Stuart, originally Stewart, is the family name of Scottish kings and queens from nearly the end of the fourteenth century until 1714 – English monarchs as well from 1603 to 1714. It was founded by Walter Fitzallen, Steward of the King of Scotland. He in turn descended from Flald Fitzalan who had been Steward of Dol in Brittany.
Walter’s descendent became King Robert II of Scotland, her first Stuart monarch, ruling from 1371 to 1390. Robert’s son the Earl of Carrick became King Robert III, on the Scottish throne from 1390 – 1406. It was this Robert’s son who became James I of Scotland), who married Joan of the Beaufort family, English descendants of John of Gaunt, and this was the first English connection.
Robert’s son became James II (of Scotland) who was King from 1437 – 60. He married Mary of Gueldres and they had four children, one of whom became James IV. Here the sassenachs intervene again, for the crafty English King Henry VII (q.v.) arranged the marriage of his daughter Margaret Tudor to the Scottish king. Therefore for the second time the reigning houses of Scotland and England were linked. This is important because it later meant that a Scottish king was invited to become King of England and Scotland – but we are jumping the gun.
Margaret and James IV had a son called James, later James V, who married a fearsome Frenchwoman called Mary of Guise, a member of one of the most powerful (and frightening) families in France. Their daughter was none other than Mary, later known as Mary Queen of Scots, though by her marriage to Francis or François of France she was queen of France too. Mary was born in 1542, immediately becoming Queen of Scotland, but as we know came up against a deadly enemy in her cousin Elizabeth I of England, whose chief counsellor William Cecil, Lord Burghley arranged for the execution of the Queen of the French and the Scots in 1587.
François died young and the very beautiful Mary married Henry, Lord Darnley, himself of royal blood and not the penniless, dumb upstart that some historians have described. Their son became James VI of Scotland.
Meanwhile in England Elizabeth had a number of notable affairs with men but never married. When she died with heirs of either sex in 1603, it was this son of Mary Queen of Scots, James VI, who became James, first of the Stuart Kings in England. The Scottish line continued, but unofficially! Though the arrival of James VI and I united Scotland and England for the third time creating the United Kingdom, the Stuart inheritance passed on through James VII & II’s second marriage with Mary of Modena whose son became James Edward ‘The Old Pretender’.
If you are still with me, we will return to England, where James I (and VI) had a son who became the unfortunate Charles I, the second Stuart king. He fought against his own Parliament and lost both the crown and his head, dying bravely on the scaffold outside the great palace at Whitehall. A brief Republic under Oliver Cromwell existed, the only time such a thing has happened in English history, and then Charles’ son was recalled from the exile forced on him by the English Civil War (q.v.), to become Charles II (‘The Merry Monarch’) at The Restoration in 1660.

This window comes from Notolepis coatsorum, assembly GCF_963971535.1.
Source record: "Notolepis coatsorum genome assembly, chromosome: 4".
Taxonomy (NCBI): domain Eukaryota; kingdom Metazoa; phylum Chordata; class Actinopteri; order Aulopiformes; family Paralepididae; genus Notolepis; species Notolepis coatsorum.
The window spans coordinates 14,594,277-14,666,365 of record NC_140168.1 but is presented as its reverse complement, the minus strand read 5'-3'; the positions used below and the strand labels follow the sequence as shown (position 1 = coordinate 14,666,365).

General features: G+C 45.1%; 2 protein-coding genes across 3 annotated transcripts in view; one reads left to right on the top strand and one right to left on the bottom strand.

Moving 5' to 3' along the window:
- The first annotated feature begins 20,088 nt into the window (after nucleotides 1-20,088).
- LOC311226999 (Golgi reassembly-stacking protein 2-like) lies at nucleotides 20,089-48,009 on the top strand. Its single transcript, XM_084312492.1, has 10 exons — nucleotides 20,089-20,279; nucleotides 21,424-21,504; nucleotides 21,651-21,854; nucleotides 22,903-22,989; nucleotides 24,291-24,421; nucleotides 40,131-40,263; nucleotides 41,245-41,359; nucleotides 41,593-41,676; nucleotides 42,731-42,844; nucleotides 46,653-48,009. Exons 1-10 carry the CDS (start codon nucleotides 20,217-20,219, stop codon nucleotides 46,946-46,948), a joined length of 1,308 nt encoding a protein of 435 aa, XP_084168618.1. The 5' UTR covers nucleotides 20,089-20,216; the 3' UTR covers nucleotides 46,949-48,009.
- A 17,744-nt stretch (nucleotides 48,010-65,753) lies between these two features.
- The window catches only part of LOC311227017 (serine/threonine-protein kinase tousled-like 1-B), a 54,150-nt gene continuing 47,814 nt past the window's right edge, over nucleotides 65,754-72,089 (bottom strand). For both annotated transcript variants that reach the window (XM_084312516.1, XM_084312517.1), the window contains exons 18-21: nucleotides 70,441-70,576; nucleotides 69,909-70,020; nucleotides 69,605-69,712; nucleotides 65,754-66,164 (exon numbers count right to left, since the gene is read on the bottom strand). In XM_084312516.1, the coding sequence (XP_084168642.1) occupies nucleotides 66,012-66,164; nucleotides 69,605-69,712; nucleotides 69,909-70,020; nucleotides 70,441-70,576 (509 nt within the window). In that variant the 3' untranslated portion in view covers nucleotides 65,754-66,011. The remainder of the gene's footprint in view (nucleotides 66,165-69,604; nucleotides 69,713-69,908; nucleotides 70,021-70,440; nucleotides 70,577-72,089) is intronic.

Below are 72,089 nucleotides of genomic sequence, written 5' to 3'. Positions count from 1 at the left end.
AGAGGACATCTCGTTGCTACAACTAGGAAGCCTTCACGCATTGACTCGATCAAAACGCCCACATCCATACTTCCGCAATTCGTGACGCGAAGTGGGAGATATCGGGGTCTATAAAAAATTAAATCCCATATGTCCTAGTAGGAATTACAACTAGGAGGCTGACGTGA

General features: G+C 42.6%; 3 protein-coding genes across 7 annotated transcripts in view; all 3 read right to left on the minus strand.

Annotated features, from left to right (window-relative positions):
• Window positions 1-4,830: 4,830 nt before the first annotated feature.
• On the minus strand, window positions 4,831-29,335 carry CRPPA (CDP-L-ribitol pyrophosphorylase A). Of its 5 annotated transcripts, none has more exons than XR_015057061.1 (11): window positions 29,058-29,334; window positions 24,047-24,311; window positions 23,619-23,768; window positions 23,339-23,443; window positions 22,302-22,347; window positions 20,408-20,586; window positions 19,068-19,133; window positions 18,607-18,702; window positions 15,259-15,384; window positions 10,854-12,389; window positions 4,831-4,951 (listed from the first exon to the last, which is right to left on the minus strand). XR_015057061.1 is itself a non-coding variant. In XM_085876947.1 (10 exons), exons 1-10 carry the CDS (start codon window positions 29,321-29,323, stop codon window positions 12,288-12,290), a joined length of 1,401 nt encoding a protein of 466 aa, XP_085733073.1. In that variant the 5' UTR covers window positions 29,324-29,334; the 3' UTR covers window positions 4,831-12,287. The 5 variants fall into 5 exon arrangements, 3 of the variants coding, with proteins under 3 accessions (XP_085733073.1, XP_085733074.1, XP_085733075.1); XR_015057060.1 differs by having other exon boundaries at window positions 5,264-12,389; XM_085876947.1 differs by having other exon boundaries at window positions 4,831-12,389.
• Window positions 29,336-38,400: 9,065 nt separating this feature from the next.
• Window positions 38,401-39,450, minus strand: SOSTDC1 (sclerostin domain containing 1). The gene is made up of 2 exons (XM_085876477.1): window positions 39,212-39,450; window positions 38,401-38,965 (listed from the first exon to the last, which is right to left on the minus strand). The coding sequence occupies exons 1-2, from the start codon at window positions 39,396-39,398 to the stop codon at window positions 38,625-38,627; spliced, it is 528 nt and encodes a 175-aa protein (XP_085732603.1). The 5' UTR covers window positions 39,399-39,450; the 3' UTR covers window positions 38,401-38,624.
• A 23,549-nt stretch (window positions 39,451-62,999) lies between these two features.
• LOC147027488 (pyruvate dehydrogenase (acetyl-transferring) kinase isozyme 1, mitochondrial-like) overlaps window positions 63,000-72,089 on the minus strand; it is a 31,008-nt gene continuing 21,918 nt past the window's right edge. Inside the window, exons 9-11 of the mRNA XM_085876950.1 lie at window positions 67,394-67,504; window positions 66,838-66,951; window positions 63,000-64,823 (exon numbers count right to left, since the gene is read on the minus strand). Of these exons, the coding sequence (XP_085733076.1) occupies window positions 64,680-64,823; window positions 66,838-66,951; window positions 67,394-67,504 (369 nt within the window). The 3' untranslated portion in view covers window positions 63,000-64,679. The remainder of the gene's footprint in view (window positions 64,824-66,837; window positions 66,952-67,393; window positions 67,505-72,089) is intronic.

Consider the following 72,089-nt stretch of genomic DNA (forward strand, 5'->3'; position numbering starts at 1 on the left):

Charles II was in effect the first constitutional monarch in Britain, since he accepted that a Parliament was securely installed, and that the years of absolute monarchy were over. He was meant to be ‘merry’, as his nickname suggests, but he was more melancholic than merry, though he spent a great deal of energy in extra-marital affairs which produced at least eleven illegitimate children, almost all recognised by the King (q.v.). With his wife Catharine of Braganza he had no issue, and when Charles died comparatively young the throne passed to James, who became II of England and VII of Scotland. This handsome fellow was weak however, and a Roman Catholic to boot, and it was not long before his treacherous generals and a few powerful magnates decided they wanted nothing to do with the fourth Stuart king. In ‘The Glorious Revolution’ of 1688 James II was sent into exile and the magnates and Parliament invited his Proterstant daughter Mary and her Dutch husband William of Orange to occupy the English throne. William III descended from Mary Queen of Scots, so the executed heroine could be said to have had her revenge at last.
This was not the last of the Stuarts, for when both William and Mary were dead the throne passed to James II’s other daughter Anne. With her death without heirs in 1714 resulted in the replacement of the Stuart house by the House of Hanover, whose Elector became George I of England. The Stuarts were exiled, but not forgotten, especially by the Scots.
Supporters of the Stuart exiles were called Jacobites and they proceeded to be a thorn in the flesh for many years, with two major rebellions occurring in 1715 and 1745 under ‘The Old Pretender’ James Edward Stuart, and ‘The Young Pretender’ Charles Edward Stuart. Both failed, and George III, the third Hanoverian King felt able to give a pension to Henry, Cardinal (and Duke) of York 1725 – 1807. The Stuart cause and line faded with Henry, who had no interest in women, was a Catholic priest, and had no heirs.